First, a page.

# Follow up tests after pearson chi square

#### paulgooney

##### New Member
Hello,
I am looking for some advice on statistical analysis using SPSS. What I am trying to do is quite simple to something in the know of statistics but my knowledge of statistical analysis is quite limited.
Basically my data set is foaling records from a stud farm over a 10 year period with variables such as the weight of the foal, gender of foal etc
I have carried out multiple chi squared tests to see if there are any significant relationships and there are multiple thankfully.
But I am not sure what tests I need to carry put exactly after the pearson chi square.
Just for example 2 things I am looking at is the gender of the foal and the time it took the foal to stand up after birth. I have carried out a person chi square which has identified there is a significant relationship between the gender of the foal and the time it took to stand post partum
I have my time to stand parameters broke up into <2o minutes, 20-4-0 minutes and >40 minutes.
What test do I now need to run to identify exactly what the significant relationship is? as it does it take colts (males) or fillys (females) longer to stand after birth?
Any help is hugely appreciated, I understand this is quite basic level statistical analysis but I have very limited knowledge on this front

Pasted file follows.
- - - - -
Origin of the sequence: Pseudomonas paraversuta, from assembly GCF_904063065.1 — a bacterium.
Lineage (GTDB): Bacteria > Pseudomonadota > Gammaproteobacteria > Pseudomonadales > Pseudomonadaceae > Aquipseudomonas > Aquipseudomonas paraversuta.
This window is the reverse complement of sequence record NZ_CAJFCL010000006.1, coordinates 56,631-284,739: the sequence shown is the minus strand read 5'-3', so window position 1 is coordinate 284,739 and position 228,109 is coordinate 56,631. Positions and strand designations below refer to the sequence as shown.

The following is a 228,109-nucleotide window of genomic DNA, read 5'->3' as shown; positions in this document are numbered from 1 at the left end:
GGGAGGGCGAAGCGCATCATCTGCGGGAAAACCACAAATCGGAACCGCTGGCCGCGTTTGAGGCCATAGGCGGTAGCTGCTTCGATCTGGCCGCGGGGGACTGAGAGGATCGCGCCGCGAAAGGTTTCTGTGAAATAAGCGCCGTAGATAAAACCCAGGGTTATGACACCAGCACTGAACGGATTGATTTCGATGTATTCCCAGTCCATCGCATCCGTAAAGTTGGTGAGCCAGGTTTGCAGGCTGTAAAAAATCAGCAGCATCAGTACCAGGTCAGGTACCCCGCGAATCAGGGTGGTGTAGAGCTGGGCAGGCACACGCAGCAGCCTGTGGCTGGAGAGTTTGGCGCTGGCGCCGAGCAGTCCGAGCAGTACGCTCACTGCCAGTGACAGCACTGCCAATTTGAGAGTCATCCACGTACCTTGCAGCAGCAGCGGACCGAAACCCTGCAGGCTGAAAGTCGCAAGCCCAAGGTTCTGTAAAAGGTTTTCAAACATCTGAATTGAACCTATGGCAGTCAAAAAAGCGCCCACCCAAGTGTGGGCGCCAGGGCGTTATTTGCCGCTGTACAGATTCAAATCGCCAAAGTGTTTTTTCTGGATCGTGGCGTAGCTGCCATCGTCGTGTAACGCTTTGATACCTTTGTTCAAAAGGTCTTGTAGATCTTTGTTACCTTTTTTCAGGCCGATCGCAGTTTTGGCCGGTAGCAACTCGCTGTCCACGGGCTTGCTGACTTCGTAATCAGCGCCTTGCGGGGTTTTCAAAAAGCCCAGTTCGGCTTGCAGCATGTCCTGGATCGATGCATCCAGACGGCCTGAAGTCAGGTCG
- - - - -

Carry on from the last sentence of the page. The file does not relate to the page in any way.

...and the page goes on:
#### Miner

##### TS Contributor
If you still have the raw data (not binned), use a 2-sample t-test.

#### katxt

##### Active Member
Generally speaking, chi squared tests with continuous data put into bins (such as weight and time as you have tried) are a weak way to look for differences. You would be better off with a two sample style analysis - a t test if the data are suitable, or Mann-Whitney test if they aren't.

#### paulgooney

##### New Member
Hi guys, thanks for your input, have tried all mentioned thing above and still cannot make heads nor tails of it
This is what I get when I do a Mann-Whitney test

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#### katxt

##### Active Member
Try using the original times, not the coded times with the MW test, or the t test, and look for a p values less than 0.05. Toy will surely get one from the look of things.